Markus Vinzent's Blog

Sunday, 12 February 2012

Spring is coming - and a new design

Dear readers of this blog,
When I started this blog - my first ever in my life - I did not know, how many people would enjoy it. Over 150,000 views in less than one year, almost 14,000 to 15,000 each month and many readers who write to me and to whom I am happy to answer individually. One of the suggestions was a revamp of the design as some browsers did not work with the colour scheme. Let me see whether the new one is any better. Thanks also to all those who recommended other blogger platforms, but I admit, it took me weeks until I knew where to click to get this site to run at least partly the way I would like to have it run. Then, I am not a techy. Really not. And I try to minimize the time input into technology (which I find much more difficult than reading Greek, Latin or anything from the past), to maximise the research time which is left in a full-time Professorship.
But it is more than fun in running this blog. It is sharing half-digested ideas with people around the world who take part in what is always a fascinating enterprise: research. Where you don't know what you can expect around the corner. Never in my life did I know what I am going to find. And when I look back at those few topics which occupy me most at this very moment - Eckhart's new Parisian Questions, the Dating of the canonical Gospels, Marcion's own Gospel - only a few months ago, I had not dreamt that I would work on such topics. That is what curious scholarship is about, looking for what we do not know.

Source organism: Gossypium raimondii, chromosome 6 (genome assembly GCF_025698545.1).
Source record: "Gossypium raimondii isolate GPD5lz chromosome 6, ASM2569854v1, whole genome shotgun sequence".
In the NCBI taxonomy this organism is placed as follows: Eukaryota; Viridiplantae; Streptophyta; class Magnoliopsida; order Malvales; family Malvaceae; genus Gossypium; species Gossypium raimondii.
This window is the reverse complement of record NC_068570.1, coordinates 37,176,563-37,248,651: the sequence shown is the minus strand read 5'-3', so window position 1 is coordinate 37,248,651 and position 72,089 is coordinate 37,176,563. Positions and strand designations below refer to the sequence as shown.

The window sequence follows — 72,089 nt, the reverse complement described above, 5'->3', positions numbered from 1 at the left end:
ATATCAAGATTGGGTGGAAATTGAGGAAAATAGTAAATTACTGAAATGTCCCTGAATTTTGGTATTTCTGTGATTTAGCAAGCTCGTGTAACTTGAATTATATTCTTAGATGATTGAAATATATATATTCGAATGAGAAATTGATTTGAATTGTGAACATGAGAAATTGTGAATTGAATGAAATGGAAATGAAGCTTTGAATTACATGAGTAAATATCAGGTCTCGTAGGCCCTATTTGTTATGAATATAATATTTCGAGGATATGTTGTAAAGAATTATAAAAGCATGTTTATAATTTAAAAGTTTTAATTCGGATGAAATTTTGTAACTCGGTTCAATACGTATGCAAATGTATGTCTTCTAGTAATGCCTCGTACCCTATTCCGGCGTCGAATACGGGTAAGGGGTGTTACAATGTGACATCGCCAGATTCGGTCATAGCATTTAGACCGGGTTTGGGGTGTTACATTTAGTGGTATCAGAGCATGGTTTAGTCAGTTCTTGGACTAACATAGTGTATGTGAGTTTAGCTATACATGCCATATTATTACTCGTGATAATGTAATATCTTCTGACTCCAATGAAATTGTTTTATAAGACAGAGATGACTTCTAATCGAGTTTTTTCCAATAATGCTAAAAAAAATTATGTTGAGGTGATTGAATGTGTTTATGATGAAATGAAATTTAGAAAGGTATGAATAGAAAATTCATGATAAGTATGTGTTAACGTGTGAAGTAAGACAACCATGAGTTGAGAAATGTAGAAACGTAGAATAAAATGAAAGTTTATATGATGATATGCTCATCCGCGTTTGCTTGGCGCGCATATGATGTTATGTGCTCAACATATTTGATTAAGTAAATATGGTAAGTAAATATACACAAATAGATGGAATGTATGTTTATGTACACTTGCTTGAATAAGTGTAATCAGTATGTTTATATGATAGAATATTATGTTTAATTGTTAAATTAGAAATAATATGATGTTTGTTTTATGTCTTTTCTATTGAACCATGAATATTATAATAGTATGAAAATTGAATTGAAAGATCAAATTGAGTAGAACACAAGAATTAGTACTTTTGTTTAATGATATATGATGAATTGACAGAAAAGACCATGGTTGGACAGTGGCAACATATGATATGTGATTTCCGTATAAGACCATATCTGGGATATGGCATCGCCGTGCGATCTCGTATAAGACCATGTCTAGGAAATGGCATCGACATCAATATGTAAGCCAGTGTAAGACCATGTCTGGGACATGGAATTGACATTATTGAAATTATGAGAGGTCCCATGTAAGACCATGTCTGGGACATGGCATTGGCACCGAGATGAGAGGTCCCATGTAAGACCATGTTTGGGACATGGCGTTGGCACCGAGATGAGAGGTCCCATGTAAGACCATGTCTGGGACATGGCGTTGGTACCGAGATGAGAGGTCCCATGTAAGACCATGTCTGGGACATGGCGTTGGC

The opposite, in my eyes, what I came across the last days when I continued looking into the dating of New Testament papyri. As I asked myself. How on earth can beliefs (be they evangelical or non-evangelical whatever this might be called) taint our spectacles so that suddenly papyri are dated to a particular century, even decade which other scholars from a different belief-set, or without such belief-set maintain that they cannot be dated or at least not nearer than to a window of about 200 years. Where is the difference between scholarly opinions and ideological dogma?
Is it worth writing scholarly against dogma, even if dogma is using (pseudo-)scholarship? All my life I had no inclination going into debate with hidden agendas. Yes, I can see the purpose of ambiguities - but having been brought up in a country where scholarship once has been misused for ideological racism, I resist ideologies, and trust that transparent arguments are more powerful movers of mountains than all kinds of beliefs.
Hope you like the spring around the corner, and the new design here.